I used to get told to eat more, but all I ever did was eat. I would get told that I need to stop starving myself, but again, all I did was eat. I was thrown food in my face many a time by family, constantly insulted because I was not their idea of how much I should weigh. I was not enough; that's how I saw myself. I didn't have meat on my bones, and no matter how hard I tried, I just couldn't gain the weight I wanted. I just wanted to be normal, which I wasn't.

Hearing things like "Men like curves, boys like bones," made me scared to try to find someone. If I wasn't a "real woman" in the eyes of so many, then would I end up alone? This led to major self-esteem issues when I did have boyfriends throughout my high school career. When I had a boyfriend and received any kind of compliment or attention, I thought it wasn't real and they didn't care about me. Why? Because I wasn't ideal. I wasn't the type of girl the media put out as what you should want. I wasn't the "it" girl, and I'm still not, even if "skinny" is what is seen as ideal. My skinny is not the skinny they want because their idea of body proportions is so off from being possible.

My legs were too long, my torso was too short, my thighs weren't thick, my butt was tiny, and my arms were lanky. I hated wearing bikini bottoms and shorts, and I never wanted to show myself to anyone. I didn't like how I looked at all. I was too bony to even look in a mirror to enjoy how I looked. And when pictures were taken, it only got worse.

I went from being a happy girl who enjoyed herself and adventure never, being afraid of anything to someone who couldn't even be in a picture without looking at it and crying.

These words, all of them said and more hurt me more than I ever thought possible. But I'm not alone in this battle, although it may be the exact opposite in weigh issues for some, our struggles are the same. I hated myself so much that I hoped I could just be loved without ever loving myself. I passed up opportunities out of my own low self-esteem. I didn't give guys a chance because I thought they wouldn't like me, and the ones I did give a chance to showed me exactly why I was afraid of being with someone in the first place.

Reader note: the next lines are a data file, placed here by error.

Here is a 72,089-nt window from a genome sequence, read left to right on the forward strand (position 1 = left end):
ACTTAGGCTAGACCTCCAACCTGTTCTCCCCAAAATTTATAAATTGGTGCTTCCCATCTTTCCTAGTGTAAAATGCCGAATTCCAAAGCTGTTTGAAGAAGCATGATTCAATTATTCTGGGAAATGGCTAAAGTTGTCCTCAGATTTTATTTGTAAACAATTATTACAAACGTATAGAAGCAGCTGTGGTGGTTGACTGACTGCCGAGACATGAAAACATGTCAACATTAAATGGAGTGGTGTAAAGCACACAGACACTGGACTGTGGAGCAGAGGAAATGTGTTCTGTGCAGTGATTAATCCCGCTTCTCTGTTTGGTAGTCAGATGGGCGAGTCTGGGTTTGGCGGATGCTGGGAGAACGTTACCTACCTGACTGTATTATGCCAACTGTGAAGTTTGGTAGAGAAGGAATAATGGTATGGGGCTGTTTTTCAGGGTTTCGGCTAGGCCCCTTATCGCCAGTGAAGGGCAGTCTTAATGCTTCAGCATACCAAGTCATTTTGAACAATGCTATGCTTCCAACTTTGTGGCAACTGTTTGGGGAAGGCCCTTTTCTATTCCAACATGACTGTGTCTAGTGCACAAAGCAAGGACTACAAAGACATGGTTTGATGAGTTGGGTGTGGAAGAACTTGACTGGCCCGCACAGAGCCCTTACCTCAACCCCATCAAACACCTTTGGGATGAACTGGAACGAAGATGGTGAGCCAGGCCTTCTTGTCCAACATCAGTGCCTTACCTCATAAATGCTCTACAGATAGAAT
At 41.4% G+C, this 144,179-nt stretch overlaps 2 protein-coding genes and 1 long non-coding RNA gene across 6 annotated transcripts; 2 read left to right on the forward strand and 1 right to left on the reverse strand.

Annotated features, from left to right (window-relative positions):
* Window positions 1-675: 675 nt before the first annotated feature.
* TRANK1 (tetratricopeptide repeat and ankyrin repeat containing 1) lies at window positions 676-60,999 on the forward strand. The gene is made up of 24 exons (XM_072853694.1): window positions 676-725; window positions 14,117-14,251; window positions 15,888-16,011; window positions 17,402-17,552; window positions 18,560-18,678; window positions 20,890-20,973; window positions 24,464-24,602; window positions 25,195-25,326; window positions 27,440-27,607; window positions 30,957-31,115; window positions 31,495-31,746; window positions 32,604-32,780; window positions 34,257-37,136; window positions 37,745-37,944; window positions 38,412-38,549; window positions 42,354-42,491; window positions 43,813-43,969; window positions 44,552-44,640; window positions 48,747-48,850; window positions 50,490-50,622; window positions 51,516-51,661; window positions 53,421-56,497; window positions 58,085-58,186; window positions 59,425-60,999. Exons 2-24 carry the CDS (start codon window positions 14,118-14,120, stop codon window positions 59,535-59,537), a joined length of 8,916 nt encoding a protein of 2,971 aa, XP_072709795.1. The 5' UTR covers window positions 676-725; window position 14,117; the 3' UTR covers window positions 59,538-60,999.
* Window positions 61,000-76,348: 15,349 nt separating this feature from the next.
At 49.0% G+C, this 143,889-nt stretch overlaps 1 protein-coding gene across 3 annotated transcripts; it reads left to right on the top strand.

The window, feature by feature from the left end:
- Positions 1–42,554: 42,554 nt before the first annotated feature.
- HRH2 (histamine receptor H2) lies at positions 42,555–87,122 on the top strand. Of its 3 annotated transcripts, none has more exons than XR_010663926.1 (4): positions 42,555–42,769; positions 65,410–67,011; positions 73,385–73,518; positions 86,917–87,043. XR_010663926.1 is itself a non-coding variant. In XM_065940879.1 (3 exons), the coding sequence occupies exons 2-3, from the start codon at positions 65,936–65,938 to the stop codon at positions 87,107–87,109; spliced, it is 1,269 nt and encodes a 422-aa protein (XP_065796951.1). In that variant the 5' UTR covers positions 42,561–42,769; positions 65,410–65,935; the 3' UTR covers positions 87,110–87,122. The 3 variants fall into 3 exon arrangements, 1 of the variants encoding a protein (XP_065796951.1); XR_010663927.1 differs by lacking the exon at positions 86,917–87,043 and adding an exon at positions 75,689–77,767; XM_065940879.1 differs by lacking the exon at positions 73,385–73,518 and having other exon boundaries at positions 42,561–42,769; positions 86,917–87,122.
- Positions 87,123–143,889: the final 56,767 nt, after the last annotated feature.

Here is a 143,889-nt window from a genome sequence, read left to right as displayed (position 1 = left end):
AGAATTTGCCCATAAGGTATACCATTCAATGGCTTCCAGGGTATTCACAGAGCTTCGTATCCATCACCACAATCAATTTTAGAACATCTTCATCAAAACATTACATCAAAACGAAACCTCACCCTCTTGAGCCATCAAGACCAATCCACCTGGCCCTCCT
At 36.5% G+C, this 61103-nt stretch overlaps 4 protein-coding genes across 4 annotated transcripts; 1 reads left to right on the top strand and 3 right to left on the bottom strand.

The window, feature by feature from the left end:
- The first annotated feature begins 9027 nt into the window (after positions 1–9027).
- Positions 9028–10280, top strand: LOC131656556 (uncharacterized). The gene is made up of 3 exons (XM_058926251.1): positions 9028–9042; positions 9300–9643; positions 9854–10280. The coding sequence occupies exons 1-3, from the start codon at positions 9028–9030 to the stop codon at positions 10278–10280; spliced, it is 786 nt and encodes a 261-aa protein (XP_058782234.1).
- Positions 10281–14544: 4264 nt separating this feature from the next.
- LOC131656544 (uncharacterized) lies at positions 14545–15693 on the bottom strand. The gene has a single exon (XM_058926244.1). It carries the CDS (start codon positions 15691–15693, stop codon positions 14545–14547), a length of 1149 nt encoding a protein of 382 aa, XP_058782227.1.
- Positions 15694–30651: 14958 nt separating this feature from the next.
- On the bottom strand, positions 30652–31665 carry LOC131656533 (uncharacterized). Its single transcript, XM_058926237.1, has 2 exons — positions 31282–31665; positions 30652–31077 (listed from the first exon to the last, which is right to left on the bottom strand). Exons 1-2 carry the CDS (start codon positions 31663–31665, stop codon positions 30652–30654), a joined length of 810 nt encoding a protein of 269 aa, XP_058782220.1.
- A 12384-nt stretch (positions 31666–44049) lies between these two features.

I was 12 the last time I looked into a mirror and liked what I saw. When I turned 18, I'd look in the mirror and hate every part of myself.

Today, I am 19, almost 20. I am an adult. I am no longer a child in middle school or high school. I can look in the mirror and enjoy what I see, because things do get better. You get less awkward than you were when you were younger; you start growing into your body. You see your beauty, and that the imperfections you thought you had start to disappear. Back then they were the end of the world, but today they aren't so bad.

My difficulties with my nose aren't as bad as they used to be, but the memories of everything I've been told about haunt me every day, leaving me very cautious in public at times. But that happens to everyone, a relapse during your recovery. As long as you don't sink into the dark place again and remember that the light is out there, you'll be fine.

That piercing I was afraid to get—I got it. No longer caring if it brought "attention to my face," as I used to get told. My weight is still slim. I'm 5 foot 3 inches, and weigh no more than 97 pounds, and that's okay. Why? Because all bodies are different. Different proportions. Different types. Different metabolisms.

You can't look at someone else wanting to be them, because that won't ever happen. You aren't them, and they aren't you. You're different, unique and beautiful. All those words you were once told growing up—they mean nothing as you get older. They don't define who you are. None of these words make me who I am. But they shape who you are as a person. Strange, I know. It's all true, though. Without all this said and more, I wouldn't be who I am today. I wouldn't hold myself the way I do; I wouldn't be Julia. You either let those words destroy you, or you improve yourself to where you're happy when you look in the mirror. Now, I wear what I please. Why? Because confidence is key. Feel good and look good—that should be how it is.

How someone else sees you means nothing, how you see yourself can make or break your whole life. Love yourself completely—in the end, that's all that really matters.

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This article has not been reviewed by Odyssey HQ and solely reflects the ideas and opinions of the creator.